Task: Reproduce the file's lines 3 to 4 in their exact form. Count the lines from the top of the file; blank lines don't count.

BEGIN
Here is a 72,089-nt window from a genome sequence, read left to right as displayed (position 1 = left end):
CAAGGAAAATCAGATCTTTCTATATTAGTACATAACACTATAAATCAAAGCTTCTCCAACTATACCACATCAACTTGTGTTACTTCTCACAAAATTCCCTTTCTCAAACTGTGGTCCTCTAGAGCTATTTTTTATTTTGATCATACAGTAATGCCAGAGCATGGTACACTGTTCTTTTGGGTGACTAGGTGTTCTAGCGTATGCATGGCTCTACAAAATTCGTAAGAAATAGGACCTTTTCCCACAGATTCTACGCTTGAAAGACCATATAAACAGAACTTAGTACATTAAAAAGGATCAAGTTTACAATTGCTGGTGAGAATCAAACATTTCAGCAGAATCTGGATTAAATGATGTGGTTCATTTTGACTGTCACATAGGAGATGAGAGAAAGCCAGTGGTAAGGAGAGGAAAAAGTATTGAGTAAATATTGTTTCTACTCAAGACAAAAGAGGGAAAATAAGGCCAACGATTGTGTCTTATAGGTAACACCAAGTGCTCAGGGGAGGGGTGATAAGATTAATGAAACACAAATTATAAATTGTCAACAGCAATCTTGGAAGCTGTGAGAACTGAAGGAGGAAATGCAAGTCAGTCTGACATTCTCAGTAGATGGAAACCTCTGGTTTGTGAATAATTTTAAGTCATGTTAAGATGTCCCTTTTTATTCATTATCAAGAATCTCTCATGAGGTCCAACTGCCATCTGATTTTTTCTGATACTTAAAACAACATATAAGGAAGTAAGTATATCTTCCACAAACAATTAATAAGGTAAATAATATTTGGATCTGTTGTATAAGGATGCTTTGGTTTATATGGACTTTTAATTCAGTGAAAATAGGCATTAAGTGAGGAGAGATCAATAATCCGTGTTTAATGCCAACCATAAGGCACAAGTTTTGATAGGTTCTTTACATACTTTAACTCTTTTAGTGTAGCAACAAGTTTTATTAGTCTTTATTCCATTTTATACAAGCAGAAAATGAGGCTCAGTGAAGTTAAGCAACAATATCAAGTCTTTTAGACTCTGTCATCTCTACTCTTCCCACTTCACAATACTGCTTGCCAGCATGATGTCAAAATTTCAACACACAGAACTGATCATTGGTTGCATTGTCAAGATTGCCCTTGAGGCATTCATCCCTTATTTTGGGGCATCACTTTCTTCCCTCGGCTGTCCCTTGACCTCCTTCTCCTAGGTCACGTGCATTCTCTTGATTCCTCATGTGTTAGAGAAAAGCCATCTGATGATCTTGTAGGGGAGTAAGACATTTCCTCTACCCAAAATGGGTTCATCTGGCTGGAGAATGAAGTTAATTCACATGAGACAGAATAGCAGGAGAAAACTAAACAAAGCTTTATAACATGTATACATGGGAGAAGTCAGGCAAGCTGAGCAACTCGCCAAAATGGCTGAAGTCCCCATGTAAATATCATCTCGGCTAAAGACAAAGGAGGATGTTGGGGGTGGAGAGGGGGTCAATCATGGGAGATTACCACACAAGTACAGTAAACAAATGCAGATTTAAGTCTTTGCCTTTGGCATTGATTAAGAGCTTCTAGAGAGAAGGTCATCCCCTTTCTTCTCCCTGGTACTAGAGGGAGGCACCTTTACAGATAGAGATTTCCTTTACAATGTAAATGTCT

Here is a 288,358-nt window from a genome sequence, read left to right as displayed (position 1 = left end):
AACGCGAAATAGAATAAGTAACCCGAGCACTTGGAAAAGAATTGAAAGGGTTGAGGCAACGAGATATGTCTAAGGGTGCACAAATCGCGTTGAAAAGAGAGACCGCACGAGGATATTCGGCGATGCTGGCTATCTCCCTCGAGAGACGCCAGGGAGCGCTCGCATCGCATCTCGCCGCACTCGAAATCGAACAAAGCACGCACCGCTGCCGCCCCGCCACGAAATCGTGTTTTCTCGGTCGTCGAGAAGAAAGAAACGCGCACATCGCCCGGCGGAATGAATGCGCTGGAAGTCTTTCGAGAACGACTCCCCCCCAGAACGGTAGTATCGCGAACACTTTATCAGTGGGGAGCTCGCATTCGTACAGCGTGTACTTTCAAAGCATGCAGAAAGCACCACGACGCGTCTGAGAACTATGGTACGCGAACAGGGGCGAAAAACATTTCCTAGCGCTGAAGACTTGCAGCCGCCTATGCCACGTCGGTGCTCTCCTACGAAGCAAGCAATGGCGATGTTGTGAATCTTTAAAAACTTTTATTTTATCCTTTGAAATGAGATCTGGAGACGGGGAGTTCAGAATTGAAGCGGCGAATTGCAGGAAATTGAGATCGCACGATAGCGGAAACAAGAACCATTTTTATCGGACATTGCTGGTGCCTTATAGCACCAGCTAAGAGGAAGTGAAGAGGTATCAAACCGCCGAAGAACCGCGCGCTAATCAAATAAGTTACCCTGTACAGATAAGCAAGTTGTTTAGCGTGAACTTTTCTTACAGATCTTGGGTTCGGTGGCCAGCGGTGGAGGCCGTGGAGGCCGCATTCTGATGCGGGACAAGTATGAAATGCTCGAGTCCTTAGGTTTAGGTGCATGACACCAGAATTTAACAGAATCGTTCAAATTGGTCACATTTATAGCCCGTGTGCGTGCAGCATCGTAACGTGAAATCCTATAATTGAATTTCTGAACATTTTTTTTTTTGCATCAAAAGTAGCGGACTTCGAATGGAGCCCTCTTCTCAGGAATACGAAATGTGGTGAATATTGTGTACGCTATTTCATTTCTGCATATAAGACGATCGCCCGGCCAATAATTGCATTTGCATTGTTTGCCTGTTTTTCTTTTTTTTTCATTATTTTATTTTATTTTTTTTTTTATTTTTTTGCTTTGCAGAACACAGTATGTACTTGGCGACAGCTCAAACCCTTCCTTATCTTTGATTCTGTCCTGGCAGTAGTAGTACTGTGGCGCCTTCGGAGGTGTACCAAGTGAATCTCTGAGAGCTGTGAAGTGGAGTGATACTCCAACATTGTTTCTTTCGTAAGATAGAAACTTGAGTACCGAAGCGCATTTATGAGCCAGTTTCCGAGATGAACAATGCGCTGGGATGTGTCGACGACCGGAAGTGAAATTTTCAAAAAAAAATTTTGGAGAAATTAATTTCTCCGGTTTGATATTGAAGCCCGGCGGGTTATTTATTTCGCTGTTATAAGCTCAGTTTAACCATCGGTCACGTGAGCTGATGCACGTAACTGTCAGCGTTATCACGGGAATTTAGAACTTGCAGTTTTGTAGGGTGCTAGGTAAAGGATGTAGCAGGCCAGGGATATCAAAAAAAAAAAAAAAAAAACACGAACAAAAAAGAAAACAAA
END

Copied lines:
Here is a 288,358-nt window from a genome sequence, read left to right as displayed (position 1 = left end):
AACGCGAAATAGAATAAGTAACCCGAGCACTTGGAAAAGAATTGAAAGGGTTGAGGCAACGAGATATGTCTAAGGGTGCACAAATCGCGTTGAAAAGAGAGACCGCACGAGGATATTCGGCGATGCTGGCTATCTCCCTCGAGAGACGCCAGGGAGCGCTCGCATCGCATCTCGCCGCACTCGAAATCGAACAAAGCACGCACCGCTGCCGCCCCGCCACGAAATCGTGTTTTCTCGGTCGTCGAGAAGAAAGAAACGCGCACATCGCCCGGCGGAATGAATGCGCTGGAAGTCTTTCGAGAACGACTCCCCCCCAGAACGGTAGTATCGCGAACACTTTATCAGTGGGGAGCTCGCATTCGTACAGCGTGTACTTTCAAAGCATGCAGAAAGCACCACGACGCGTCTGAGAACTATGGTACGCGAACAGGGGCGAAAAACATTTCCTAGCGCTGAAGACTTGCAGCCGCCTATGCCACGTCGGTGCTCTCCTACGAAGCAAGCAATGGCGATGTTGTGAATCTTTAAAAACTTTTATTTTATCCTTTGAAATGAGATCTGGAGACGGGGAGTTCAGAATTGAAGCGGCGAATTGCAGGAAATTGAGATCGCACGATAGCGGAAACAAGAACCATTTTTATCGGACATTGCTGGTGCCTTATAGCACCAGCTAAGAGGAAGTGAAGAGGTATCAAACCGCCGAAGAACCGCGCGCTAATCAAATAAGTTACCCTGTACAGATAAGCAAGTTGTTTAGCGTGAACTTTTCTTACAGATCTTGGGTTCGGTGGCCAGCGGTGGAGGCCGTGGAGGCCGCATTCTGATGCGGGACAAGTATGAAATGCTCGAGTCCTTAGGTTTAGGTGCATGACACCAGAATTTAACAGAATCGTTCAAATTGGTCACATTTATAGCCCGTGTGCGTGCAGCATCGTAACGTGAAATCCTATAATTGAATTTCTGAACATTTTTTTTTTTGCATCAAAAGTAGCGGACTTCGAATGGAGCCCTCTTCTCAGGAATACGAAATGTGGTGAATATTGTGTACGCTATTTCATTTCTGCATATAAGACGATCGCCCGGCCAATAATTGCATTTGCATTGTTTGCCTGTTTTTCTTTTTTTTTCATTATTTTATTTTATTTTTTTTTTTATTTTTTTGCTTTGCAGAACACAGTATGTACTTGGCGACAGCTCAAACCCTTCCTTATCTTTGATTCTGTCCTGGCAGTAGTAGTACTGTGGCGCCTTCGGAGGTGTACCAAGTGAATCTCTGAGAGCTGTGAAGTGGAGTGATACTCCAACATTGTTTCTTTCGTAAGATAGAAACTTGAGTACCGAAGCGCATTTATGAGCCAGTTTCCGAGATGAACAATGCGCTGGGATGTGTCGACGACCGGAAGTGAAATTTTCAAAAAAAAATTTTGGAGAAATTAATTTCTCCGGTTTGATATTGAAGCCCGGCGGGTTATTTATTTCGCTGTTATAAGCTCAGTTTAACCATCGGTCACGTGAGCTGATGCACGTAACTGTCAGCGTTATCACGGGAATTTAGAACTTGCAGTTTTGTAGGGTGCTAGGTAAAGGATGTAGCAGGCCAGGGATATCAAAAAAAAAAAAAAAAAAACACGAACAAAAAAGAAAACAAA